The Path to Bad Decisions
Photo by: Mini OzzY
Money is a little like love in the way that the pursuit of it can make otherwise shrewd people do some shockingly stupid things. We all know people (or maybe we are people) who are responsible citizens, competent business people, good parents, and yet manage to get involved in the most cockamamie moneymaking scams.
Lotteries, pyramid schemes, late night infomercial “Make millions in real estate with no money down!” flim-flams, and Nigerian email cons are just the half of it. People buy into can’t-miss stock tips from relatives who can’t even balance their own checkbook, or they invest in their friend’s goof ball business ideas (“People love fish; people love ice cream. So we sell fish-flavored ice cream! It can’t miss!”). We see this and think, “A fool and his money…” Except it doesn’t have anything to do with foolishness, and if we fail to realize that, we may find ourselves in the same predicament.
When you see a hapless grandma who’s just lost her pension check or a hard-working, blue-collar guy who’s blown his life savings, it may seem harsh to saddle them with some of the blame for their loss. But the hard truth is this: the characteristic that makes a person most susceptible to a con is not stupidity or gullibility, but greed. Smart people set themselves up for financial disaster when they start to believe they can get something for nothing.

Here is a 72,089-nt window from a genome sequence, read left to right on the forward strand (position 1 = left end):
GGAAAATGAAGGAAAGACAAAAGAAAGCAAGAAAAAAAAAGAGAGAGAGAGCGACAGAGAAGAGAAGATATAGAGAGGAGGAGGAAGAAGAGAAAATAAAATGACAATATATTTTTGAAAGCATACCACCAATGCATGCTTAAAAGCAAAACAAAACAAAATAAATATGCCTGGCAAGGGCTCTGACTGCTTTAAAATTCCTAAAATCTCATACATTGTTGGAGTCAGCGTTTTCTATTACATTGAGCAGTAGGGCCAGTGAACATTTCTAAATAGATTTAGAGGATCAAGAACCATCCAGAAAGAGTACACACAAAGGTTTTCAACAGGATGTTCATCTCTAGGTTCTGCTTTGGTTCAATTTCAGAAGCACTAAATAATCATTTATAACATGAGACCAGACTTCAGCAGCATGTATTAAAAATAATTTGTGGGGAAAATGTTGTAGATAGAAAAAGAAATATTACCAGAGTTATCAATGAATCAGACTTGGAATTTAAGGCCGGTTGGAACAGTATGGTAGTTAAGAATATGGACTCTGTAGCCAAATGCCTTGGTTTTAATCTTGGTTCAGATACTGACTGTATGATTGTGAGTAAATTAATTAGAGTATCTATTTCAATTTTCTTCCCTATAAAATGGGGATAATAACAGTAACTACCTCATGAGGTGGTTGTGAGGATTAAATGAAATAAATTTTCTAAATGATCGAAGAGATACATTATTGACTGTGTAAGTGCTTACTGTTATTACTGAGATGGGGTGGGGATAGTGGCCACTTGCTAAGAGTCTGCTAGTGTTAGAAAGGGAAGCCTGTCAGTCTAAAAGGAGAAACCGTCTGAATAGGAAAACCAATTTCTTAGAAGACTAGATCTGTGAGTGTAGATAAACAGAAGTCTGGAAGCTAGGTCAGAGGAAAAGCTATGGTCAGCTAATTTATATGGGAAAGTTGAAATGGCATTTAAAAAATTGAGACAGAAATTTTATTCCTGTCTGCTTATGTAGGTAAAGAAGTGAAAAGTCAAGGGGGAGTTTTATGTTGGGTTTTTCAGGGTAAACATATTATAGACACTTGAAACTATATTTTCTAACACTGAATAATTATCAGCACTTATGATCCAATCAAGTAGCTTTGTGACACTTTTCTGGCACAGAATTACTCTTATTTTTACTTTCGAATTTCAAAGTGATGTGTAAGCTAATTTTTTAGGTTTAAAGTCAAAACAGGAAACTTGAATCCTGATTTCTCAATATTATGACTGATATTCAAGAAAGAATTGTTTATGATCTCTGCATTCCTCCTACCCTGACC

Now, we’re all greedy to a degree, and not to sound too much like Gordon Gekko, but sometimes that’s okay. You can be greedy for the right things. If you’re greedy for more time with your kids or for a closer relationship with God, that might actually lead you to make better decisions. And a desire for more money doesn’t necessarily qualify as greed. Providing a better life for your family and getting yourself out of debt are noble goals. But there comes a point where a healthy desire to get ahead veers into oncoming traffic.
I’m not just talking about avoiding risk, either. We have to take risks to succeed at anything. No risk is a good one, though, if it’s not a calculated risk, one where we know the odds of failure and are willing to accept them. “Sure things” that promise big rewards for no risk are… well, they’re sure things alright, but not the kind that pay off in your favor.
When you’re trying to get your financial house in order, it can be hard to resist the temptation to scrape up extra money by any means necessary. It might even seem like a good idea, or an answered prayer– one big play that can solve all your problems. But when you’re presented with the chance for easy money, it’s important to remember that wealth is the result of effort, always. And there’s a reason for that: as in other aspects of our lives, God wants to use our finances to mold us into better people. Playing dice doesn’t build anybody’s character, but hard work and commitment do. If we opt out of our work, then we miss out on all the work He wants to do within us.